In a recent poll of leaders of the National Association of Evangelicals (NAE)—which includes representatives from a number of evangelical organizations around the country—45 percent named Pawlenty as their preferred Republican candidate. Coming in a distant second with 14 percent: Mitt Romney.
In the NAE press release announcing the poll, Leith Anderson, the group's president, points out that Pawlenty's strong showing "might be expected since he is so often identified as an evangelical." It doesn't hurt that Anderson is Pawlenty's pastor at Wooddale Church—a shared history that the release fails to mention.
Pawlenty's religious fervor distinguishes him from Romney, the current frontrunner. It's central to his presidential narrative. But that's not likely to help him much with the broader Republican electorate:
Among Republicans, 59 percent hold a favorable view of [Romney], according to a Bloomberg National Poll, while only 16 percent view him negatively. He’s also more popular than unpopular with independent voters by a 10 percentage point margin. . . . [Pawlenty] is viewed favorably by 29 percent and unfavorably by 11 percent.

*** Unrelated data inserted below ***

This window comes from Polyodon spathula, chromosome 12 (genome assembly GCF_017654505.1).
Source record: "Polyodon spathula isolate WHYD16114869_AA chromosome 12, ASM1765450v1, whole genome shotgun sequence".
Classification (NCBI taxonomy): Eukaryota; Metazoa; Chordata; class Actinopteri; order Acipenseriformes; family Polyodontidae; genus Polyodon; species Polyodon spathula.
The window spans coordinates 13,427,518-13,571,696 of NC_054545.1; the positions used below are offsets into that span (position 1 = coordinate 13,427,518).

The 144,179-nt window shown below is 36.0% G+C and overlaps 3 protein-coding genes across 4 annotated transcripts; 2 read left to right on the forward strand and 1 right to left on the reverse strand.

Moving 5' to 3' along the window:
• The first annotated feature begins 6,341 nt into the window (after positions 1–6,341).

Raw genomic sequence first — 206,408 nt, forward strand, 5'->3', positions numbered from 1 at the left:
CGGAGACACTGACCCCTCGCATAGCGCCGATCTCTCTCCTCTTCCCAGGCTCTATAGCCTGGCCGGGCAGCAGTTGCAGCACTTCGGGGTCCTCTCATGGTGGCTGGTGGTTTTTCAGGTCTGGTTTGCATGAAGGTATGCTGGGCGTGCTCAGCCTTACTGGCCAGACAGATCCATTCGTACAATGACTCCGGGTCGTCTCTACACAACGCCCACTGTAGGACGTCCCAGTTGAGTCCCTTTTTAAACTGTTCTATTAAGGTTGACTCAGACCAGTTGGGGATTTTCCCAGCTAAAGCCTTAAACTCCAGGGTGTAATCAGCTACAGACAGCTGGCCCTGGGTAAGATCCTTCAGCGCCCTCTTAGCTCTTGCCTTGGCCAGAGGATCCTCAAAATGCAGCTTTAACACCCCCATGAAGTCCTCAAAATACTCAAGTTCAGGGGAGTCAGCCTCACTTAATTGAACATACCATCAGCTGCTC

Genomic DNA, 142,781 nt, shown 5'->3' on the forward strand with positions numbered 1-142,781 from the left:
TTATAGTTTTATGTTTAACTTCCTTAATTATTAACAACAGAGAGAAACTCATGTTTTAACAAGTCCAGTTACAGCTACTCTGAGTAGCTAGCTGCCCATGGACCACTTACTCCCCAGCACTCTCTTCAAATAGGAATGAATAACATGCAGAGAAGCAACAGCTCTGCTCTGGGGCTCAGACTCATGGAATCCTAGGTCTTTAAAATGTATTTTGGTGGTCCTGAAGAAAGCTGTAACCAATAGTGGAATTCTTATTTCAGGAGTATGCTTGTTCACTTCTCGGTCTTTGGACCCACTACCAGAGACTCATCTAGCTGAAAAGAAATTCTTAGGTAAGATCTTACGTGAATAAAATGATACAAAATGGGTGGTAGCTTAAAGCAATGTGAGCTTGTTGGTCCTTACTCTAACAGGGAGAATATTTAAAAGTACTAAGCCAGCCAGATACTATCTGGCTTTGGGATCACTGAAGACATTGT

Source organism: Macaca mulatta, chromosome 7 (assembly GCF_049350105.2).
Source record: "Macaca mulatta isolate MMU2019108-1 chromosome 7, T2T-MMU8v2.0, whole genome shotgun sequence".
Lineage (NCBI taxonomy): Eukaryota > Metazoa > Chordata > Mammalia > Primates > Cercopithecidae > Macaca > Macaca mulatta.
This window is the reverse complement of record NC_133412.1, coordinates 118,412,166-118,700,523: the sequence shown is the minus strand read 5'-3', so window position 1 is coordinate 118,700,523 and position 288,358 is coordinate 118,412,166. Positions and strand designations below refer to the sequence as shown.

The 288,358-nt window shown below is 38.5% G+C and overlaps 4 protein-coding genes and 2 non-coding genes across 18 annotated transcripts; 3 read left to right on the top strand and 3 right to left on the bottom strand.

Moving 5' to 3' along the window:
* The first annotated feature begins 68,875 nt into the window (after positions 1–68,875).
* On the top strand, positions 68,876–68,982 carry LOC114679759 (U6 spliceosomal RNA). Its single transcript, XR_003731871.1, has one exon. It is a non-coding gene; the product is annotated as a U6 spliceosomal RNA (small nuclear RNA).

And then there's this:
While the poll shows more than half of Republicans are dissatisfied with the current choices in the field, an overwhelming 85 percent want candidates seeking their support to focus almost entirely on economic issues, not social ones.
Of course, social issues define the evangelical right. Meaning that Pawlenty would be well advised to aggressively broaden his base, and court some of that 85 percent that's begging to hear more about jobs and smart investments and less about abortion and traditional marriage. Because if polls like Bloomberg's bear out, most Republicans just don't care what the NAE thinks.